You might be ‘skating on thin ice’ with your teacher, because this is the third time this week you’ve been late to her class. You might be ‘skating on thin ice’ if you put things on your CV which aren’t entirely true. It could all go wrong, people might find out – and instead of it making you look good, it might make you look really bad. That’s ‘skating on thin ice’, taking a big risk, with a bad consequence.
Ice breakers and ‘to break the ice’
What about to phrase ‘to break the ice’? Well, this one has an entirely different meaning. The literal meaning, first of all? Well, in cold countries there are times when it’s necessary to ‘break the ice’. Ice, I-C-E is frozen water and it’s hard. And it forms in cold countries wherever there’s water or moisture, it freezes. And perhaps this stops things working.
Or ice gets in the way – particularly if you’re trying to use transport, you’re trying to move about. So if you talk about an ‘ice-breaker’ in a very cold country, it generally means something that breaks the ice up, or one of those ships, with a reinforced hull, a strengthened underside and the ship’s job is to break through the sea ice.
So that’s the more literal meaning of the phrase. But if you hear it in a different context ‘to break the ice’ or ‘to use an ice breaker’ is talking about something that happens socially, when people meet for the first time and they don’t know each other.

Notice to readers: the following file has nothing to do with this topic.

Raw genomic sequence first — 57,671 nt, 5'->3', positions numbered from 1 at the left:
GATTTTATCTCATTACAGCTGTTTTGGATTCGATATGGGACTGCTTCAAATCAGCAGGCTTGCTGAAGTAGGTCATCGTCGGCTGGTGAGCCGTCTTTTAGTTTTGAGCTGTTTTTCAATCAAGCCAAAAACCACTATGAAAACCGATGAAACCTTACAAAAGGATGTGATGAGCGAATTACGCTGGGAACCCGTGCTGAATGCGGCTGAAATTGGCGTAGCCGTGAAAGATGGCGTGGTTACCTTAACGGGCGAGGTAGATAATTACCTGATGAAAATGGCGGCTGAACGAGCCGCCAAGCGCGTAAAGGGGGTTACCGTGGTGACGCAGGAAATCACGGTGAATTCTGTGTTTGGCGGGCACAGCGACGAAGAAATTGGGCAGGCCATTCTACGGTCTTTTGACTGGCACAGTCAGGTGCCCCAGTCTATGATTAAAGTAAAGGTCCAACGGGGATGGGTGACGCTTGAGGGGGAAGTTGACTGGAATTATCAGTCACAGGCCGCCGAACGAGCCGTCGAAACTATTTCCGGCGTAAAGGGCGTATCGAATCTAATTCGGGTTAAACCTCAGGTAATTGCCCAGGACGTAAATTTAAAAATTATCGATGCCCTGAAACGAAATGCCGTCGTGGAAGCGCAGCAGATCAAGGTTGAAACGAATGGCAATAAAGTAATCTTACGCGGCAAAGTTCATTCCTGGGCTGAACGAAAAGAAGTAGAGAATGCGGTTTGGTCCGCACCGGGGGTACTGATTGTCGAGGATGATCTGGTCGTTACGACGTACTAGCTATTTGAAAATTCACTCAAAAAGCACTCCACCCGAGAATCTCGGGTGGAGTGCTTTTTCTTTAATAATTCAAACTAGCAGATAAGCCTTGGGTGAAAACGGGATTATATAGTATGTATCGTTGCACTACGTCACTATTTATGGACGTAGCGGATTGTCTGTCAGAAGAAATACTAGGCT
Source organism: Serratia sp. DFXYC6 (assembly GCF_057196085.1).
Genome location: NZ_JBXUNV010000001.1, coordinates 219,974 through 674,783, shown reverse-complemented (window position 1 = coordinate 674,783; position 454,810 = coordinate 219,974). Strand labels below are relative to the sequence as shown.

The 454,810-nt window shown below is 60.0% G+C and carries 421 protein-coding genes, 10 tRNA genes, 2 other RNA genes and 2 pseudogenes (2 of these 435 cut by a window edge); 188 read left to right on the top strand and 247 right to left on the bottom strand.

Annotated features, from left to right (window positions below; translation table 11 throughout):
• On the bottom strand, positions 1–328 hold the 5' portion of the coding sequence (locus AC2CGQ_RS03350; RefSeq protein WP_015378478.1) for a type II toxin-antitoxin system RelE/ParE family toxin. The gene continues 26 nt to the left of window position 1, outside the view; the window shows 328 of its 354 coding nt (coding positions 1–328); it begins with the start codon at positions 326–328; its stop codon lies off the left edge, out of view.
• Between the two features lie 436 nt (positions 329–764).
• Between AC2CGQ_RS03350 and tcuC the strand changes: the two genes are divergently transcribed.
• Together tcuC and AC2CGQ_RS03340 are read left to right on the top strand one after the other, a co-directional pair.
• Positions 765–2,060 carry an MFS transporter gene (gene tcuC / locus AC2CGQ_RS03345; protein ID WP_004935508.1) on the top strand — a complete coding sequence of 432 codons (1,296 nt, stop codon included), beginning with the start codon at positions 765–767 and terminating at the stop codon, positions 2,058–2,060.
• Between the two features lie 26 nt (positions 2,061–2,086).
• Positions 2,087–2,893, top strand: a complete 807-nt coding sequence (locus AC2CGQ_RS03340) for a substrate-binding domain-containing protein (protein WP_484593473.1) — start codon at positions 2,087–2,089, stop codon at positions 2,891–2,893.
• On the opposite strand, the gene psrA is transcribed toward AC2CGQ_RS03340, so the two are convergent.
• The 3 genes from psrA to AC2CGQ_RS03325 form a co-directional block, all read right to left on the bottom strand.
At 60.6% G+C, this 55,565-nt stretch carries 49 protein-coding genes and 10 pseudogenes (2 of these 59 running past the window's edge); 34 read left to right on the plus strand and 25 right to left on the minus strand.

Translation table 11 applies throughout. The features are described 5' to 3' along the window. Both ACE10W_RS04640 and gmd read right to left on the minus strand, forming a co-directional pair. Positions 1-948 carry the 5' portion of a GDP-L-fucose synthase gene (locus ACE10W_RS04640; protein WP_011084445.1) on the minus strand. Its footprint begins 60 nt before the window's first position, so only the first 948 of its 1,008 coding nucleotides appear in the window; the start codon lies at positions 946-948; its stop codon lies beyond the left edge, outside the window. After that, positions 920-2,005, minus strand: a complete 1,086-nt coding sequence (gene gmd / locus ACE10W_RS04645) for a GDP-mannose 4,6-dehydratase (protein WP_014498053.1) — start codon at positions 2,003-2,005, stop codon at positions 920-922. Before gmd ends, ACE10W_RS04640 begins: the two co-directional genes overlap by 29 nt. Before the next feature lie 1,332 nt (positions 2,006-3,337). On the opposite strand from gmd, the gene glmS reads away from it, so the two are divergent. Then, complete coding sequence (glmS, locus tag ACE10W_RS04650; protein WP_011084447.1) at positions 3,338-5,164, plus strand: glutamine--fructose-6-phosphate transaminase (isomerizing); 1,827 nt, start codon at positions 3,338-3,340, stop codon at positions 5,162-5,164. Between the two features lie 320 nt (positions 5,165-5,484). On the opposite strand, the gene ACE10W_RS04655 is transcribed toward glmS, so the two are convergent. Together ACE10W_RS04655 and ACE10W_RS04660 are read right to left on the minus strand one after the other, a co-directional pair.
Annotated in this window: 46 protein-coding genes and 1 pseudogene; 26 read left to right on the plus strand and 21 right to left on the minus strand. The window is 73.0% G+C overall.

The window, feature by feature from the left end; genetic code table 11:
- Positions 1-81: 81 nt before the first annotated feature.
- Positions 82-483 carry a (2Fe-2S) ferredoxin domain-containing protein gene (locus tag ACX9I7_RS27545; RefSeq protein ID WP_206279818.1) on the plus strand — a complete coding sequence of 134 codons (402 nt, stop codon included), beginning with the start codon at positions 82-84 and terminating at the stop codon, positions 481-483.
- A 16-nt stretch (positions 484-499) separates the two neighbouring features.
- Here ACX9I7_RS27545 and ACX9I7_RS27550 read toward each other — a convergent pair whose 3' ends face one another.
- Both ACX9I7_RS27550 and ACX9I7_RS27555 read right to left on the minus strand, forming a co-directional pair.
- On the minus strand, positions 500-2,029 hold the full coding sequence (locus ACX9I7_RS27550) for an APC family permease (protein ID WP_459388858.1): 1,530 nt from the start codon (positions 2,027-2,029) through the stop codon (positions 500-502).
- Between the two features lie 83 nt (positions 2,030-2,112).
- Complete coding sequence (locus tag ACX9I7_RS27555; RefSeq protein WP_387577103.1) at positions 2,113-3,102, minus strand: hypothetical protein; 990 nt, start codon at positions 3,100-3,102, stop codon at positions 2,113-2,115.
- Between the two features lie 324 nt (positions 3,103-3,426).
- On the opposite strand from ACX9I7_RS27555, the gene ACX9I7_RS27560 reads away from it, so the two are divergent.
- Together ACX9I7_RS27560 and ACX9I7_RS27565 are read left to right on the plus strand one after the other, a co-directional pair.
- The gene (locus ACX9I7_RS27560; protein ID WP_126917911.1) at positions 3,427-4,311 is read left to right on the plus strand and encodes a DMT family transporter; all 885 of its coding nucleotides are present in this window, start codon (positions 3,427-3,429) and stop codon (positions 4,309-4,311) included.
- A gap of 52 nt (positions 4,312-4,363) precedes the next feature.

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Sometimes, particularly if you’re polite and British, it can be a little awkward when you first meet new people. People don’t know each other and they don’t know what to say to each other, perhaps. So you might get someone who’s very good at making conversation, or showing interest in people they don’t know, or someone who’s funny or confident and this initial awkwardness doesn’t bother them. And we might say then that they are good at ‘breaking the ice’.
So ‘the ice’ in this context means the awkwardness, the tendency to hold back that sometimes people have when they meet new people. If you’re on a training course, they might use ‘icebreaker exercises’, aimed to get the group mixing, talking to one another, when they’ve only just met. So an ice breaking exercise might ask people in the group to form pairs, two people talking just to one another and then to ‘talk about your journey getting here’ or ‘talk about why you’re on the course’.
Or you might throw a ball around the room to different people and if you’re the one holding the ball, you’re expected to tell the group a fact, something about yourself. So ice breakers aim to get over that initial awkwardness and get people talking.
So there we have it – Adept English helping you learn English language, with ‘snowed under’, ‘skating on thin ice’, ‘breaking the ice’ and ‘ice breakers’.
Enough for now. Have a lovely day. Speak to you again soon. Goodbye.